About GreenRig Co: GreenRig Co is a Houston based company providing customized clean technology solutions and consultancy services to selected industries. GreenRig Co has helped a diverse clientele reduce particular energy costs and Co2 by an industry leading average of 72% through replacing fuel, grid and generator based power with innovative clean technology solutions.

To view Promethean Power Systems video: On a quest for Zero Milk Wastage Click here

Original Source: Kristine Wong @wongkxt 

INDONESIA:  Indonesia have been in the media frequently for their approach to renewable energies, with the most recent being construction of the world's largest geothermal power plant - Sarulla plant.

Now new figures show that Indonesia is 3rd in the world in using geothermal energy.

The table below lists the top five countries that generate electricity using geothermal energy:

Indonesia sits on roughly 40% of the world's total geothermal resources, however due to laws governing geothermal exploration as mining only around 5% of these reserves have been tapped.

With access to geothermal energy becoming increasingly important a number of supporters for geothermal energy have argued that while the costs for exploration are high the production costs and lower.

The development of Indonesia's geothermal energy potential is important as the country's electricity demand will increase by around eight percent annually. Currently, Indonesia has one of the lowest electrification rates (66 percent) in Asia, implying that there are around 80 million Indonesians that are not yet connected to the nation's electricity grid.

The Indonesian government has set the ambitious target that by 2025 renewable sources will account for 25 percent of domestic energy demand. Around 17 percent is intended to be supplied by geothermal energy.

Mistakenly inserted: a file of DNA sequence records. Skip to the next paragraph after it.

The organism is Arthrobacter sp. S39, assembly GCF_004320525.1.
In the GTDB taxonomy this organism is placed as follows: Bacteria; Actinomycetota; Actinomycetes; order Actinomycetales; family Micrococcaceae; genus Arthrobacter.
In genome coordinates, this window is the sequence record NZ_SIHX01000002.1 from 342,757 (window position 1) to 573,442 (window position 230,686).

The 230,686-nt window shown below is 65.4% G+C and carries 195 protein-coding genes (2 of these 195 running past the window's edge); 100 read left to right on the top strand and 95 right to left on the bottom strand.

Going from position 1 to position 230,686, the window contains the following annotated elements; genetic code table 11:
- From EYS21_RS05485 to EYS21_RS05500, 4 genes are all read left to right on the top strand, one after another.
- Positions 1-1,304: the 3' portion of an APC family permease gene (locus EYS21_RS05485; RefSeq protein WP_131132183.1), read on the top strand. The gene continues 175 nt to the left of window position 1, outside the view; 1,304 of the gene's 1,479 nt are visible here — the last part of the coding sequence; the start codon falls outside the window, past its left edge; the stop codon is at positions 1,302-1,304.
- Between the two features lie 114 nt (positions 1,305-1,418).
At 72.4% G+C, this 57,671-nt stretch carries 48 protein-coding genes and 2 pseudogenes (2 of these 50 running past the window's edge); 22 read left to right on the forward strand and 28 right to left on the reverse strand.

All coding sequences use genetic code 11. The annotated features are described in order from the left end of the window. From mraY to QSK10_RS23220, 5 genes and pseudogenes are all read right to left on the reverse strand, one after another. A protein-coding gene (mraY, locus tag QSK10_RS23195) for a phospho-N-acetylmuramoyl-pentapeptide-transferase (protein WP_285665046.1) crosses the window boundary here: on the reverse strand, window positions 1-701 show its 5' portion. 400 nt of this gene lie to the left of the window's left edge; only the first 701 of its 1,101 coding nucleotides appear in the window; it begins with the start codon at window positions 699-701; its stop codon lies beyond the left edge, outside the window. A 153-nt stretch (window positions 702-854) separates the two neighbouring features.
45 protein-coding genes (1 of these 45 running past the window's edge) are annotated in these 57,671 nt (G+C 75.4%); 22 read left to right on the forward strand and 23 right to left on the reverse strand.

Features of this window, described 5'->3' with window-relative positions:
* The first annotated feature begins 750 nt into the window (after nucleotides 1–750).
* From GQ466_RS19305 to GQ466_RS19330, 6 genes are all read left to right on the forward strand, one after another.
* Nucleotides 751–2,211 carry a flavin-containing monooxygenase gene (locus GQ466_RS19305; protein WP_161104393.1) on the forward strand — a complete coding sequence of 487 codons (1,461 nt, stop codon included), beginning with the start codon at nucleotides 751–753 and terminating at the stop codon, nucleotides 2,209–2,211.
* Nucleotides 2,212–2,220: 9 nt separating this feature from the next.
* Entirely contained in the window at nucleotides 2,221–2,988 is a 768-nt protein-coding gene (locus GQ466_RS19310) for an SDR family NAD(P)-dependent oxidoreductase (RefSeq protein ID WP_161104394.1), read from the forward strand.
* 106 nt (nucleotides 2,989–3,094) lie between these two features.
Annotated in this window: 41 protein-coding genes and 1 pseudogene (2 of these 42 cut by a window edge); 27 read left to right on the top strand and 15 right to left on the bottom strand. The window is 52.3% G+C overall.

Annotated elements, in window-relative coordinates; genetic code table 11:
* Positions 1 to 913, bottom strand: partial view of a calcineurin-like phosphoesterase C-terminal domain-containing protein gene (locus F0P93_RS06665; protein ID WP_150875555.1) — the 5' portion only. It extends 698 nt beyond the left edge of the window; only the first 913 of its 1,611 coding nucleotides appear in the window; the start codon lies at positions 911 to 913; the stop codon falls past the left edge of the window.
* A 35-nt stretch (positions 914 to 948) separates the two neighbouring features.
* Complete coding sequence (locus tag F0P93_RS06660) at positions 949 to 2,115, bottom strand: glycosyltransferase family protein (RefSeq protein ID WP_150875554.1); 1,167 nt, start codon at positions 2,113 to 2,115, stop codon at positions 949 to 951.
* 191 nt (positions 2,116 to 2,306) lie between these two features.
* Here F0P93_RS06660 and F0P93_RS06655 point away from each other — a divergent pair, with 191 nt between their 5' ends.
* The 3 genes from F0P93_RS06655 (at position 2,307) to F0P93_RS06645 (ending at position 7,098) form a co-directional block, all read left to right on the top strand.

To reach its ambitious target, the Indonesian government is offering tax incentives for renewable energy project developers (including geothermal energy) and has allocated funds for exploration activities (aiming to reduce exploration risks for the private sector). Currently, over 44 geothermal projects are in development in Indonesia.

Besides electricity generation, geothermal energy can be used for heat pumps, bathing, space-heating, green- houses, aquaculture, and industrial processes.

A conference will be held in October, giving updates on all the latest HVACR news as well as updates on geothermal energy in Indonesia. Click here to find out more. 

Aston Martin Racing has signed a partnership agreement with solar technologies experts Hanergy Global Solar Power & Applications Group, in a project exploring how the sun’s energy can be used to improve race car performance.

This project is in line with current FIA WEC regulations, in which GT cars must be fitted with an air conditioning system that keeps the temperature of the cockpit below 32 degrees centigrade or 12 degrees above ambient temperature.

Jason Chow, Executive President of Hanergy Global Solar Power & Applications Group explains, “We are interested in adapting our world leading thin film solar technologies for cars, so that, for example, a thin layer of cells can be applied to the roof or rear windscreen to power the air-conditioning or other ancillary functions without affecting the performance of the car or using the fuel or battery source.”